55% of those reassessed for PIP in Tower Hamlets see support cut or stopped, says mayor
- Credit: Archant
The Mayor of Tower Hamlets John Biggs has called on the government to take urgent action to overhaul the way that assessments are carried out for the Personal Independent Payment (PIP) for disabled people.
PIP replaced Disability Living Allowance and recent government statistics show that since 2013 nearly half of people (46 per cent) in the UK claiming the older Disability Living Allowance lost out when reassessed for the new PIP benefit.
Across Tower Hamlets 2,255 people out of 4,132 - the equivalent of 55pc - receiving Disability Living Allowance saw their support either decreased or stopped altogether when they were reassessed for PIP.
PIP is a form of social security support that is intended to help disabled people meet the extra costs they are likely to face as a result of their disability.
In January 2019 the Office for Budget Responsibility highlighted that the introduction of PIP was actually projected to cost more than the system it was replacing.
You may also want to watch:
Mr Biggs said: "It's shocking that over the last six years nearly 2,300 disabled people in Tower Hamlets saw their level of support decrease or stop altogether; that's over half of all disabled people who had to go through the reassessment process.
"The PIP assessment system is clearly failing people who rely on much needed support. The reassessment process is incredibly stressful and it can be catastrophic when the support is reduced or withdrawn.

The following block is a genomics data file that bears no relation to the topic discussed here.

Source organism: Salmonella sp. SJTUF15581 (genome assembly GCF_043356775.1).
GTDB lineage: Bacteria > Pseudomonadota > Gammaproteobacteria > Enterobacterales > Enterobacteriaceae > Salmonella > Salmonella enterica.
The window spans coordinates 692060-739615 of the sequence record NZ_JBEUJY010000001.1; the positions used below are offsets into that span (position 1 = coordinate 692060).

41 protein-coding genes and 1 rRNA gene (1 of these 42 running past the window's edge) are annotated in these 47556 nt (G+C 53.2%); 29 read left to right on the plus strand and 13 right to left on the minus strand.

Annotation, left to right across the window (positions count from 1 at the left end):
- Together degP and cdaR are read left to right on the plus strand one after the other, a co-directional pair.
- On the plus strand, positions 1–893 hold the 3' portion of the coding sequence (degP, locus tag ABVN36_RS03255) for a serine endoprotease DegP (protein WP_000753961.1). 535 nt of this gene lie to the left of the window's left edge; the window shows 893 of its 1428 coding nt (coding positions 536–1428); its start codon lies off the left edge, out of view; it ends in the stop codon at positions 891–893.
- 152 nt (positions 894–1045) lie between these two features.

- 1 Man, 19, stabbed in Stepney Green Park
- 2 Refugee fighting £2,850 claim in lettings agency dispute
- 3 Cyclist in critical condition after 'serious collision' in Bow
- 4 Shoppers queue for bread on opening weekend of new Wapping street market
- 5 Jailed: Teenagers who left victim blind in one eye after train stabbing
- 6 Canary Wharf floats idea for new green restaurant on water
- 7 Patient group set up over allegations of 'poor care' at Royal London
- 8 New street market coming to Docklands is Will's passion
- 9 Brick Lane's famous bagel shop launches delivery service
- 10 'Hold still while I ink your portrait for Captain Tom challenge'
"The government must act to ensure that assessments are accurate and carried out sympathetically by someone with appropriate expertise so that disabled people receive the support they need to live as independently as possible and participate fully in society."
Councillor Rachel Blake, deputy mayor for planning, air quality and tackling poverty, said: "The various changes the Tories have made to the welfare system have had a major impact on residents in Tower Hamlets, from the rollout of universal credit to the introduction of the PIP system. The changes are pushing more people into poverty when social security is supposed to lift people out of it.
"Tower Hamlets Council has invested £6.6m into our Tackling Poverty Fund and we're campaigning on behalf of residents to highlight just how damaging the welfare changes have been."